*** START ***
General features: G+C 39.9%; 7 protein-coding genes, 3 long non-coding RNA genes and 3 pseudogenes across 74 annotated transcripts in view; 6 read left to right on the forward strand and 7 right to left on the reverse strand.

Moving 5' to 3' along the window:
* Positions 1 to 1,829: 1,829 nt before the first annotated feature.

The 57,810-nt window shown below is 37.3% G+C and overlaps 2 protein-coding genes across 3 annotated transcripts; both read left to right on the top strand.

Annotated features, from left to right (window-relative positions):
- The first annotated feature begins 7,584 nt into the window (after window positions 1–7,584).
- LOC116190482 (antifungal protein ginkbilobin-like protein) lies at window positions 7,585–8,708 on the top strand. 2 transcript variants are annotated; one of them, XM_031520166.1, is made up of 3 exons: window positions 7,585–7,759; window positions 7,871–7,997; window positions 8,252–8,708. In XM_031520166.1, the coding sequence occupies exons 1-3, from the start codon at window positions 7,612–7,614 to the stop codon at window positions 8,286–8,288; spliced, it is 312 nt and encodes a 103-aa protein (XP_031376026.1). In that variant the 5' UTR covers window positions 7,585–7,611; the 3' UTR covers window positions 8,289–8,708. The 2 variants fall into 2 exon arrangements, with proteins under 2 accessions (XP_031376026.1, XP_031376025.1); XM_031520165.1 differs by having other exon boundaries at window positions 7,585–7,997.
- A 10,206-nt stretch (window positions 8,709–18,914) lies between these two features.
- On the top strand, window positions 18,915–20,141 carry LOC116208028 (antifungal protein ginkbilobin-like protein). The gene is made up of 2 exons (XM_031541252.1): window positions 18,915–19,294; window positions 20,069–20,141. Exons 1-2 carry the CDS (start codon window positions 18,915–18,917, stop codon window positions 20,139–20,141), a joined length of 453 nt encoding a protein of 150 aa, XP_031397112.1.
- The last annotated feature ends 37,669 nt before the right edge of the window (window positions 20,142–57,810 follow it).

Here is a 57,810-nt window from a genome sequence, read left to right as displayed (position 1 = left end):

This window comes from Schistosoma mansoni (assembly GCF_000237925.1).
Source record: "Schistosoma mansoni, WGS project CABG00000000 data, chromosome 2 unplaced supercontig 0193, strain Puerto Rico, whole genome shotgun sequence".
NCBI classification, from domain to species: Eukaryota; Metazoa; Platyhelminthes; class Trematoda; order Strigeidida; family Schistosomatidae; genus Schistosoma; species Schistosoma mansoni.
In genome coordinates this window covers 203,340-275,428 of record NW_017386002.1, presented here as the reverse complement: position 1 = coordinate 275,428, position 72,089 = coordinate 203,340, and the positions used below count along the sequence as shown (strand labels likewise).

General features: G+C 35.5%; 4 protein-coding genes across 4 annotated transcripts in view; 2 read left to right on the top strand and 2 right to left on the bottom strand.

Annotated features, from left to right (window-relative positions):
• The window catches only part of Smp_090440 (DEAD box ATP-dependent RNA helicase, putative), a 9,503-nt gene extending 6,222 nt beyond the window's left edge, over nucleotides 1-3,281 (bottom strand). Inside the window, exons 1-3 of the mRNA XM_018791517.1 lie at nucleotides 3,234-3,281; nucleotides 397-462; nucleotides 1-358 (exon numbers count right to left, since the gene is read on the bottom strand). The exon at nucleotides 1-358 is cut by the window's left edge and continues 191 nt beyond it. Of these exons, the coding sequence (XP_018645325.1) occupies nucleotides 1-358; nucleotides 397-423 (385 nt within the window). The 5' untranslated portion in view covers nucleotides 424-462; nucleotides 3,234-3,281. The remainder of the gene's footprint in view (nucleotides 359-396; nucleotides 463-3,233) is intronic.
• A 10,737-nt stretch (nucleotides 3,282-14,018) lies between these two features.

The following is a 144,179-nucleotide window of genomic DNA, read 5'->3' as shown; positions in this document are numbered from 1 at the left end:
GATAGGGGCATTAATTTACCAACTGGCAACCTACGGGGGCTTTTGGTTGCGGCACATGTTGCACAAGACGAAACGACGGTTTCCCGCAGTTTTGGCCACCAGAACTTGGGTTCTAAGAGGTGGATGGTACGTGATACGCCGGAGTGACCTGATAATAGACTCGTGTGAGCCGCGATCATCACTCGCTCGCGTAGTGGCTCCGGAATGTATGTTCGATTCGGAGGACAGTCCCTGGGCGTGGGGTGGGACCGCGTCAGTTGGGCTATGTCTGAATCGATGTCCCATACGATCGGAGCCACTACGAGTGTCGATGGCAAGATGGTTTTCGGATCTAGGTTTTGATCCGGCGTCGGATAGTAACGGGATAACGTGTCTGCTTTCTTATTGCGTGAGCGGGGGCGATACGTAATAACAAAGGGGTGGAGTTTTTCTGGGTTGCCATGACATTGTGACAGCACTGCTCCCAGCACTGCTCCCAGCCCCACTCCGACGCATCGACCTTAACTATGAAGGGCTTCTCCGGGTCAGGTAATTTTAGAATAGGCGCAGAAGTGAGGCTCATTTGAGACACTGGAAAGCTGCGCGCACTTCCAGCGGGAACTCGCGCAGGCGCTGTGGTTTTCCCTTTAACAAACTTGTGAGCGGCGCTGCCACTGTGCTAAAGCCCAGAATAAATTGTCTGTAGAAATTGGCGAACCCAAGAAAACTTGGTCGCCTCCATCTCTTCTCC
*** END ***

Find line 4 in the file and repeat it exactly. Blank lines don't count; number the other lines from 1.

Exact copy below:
The 57,810-nt window shown below is 37.3% G+C and overlaps 2 protein-coding genes across 3 annotated transcripts; both read left to right on the top strand.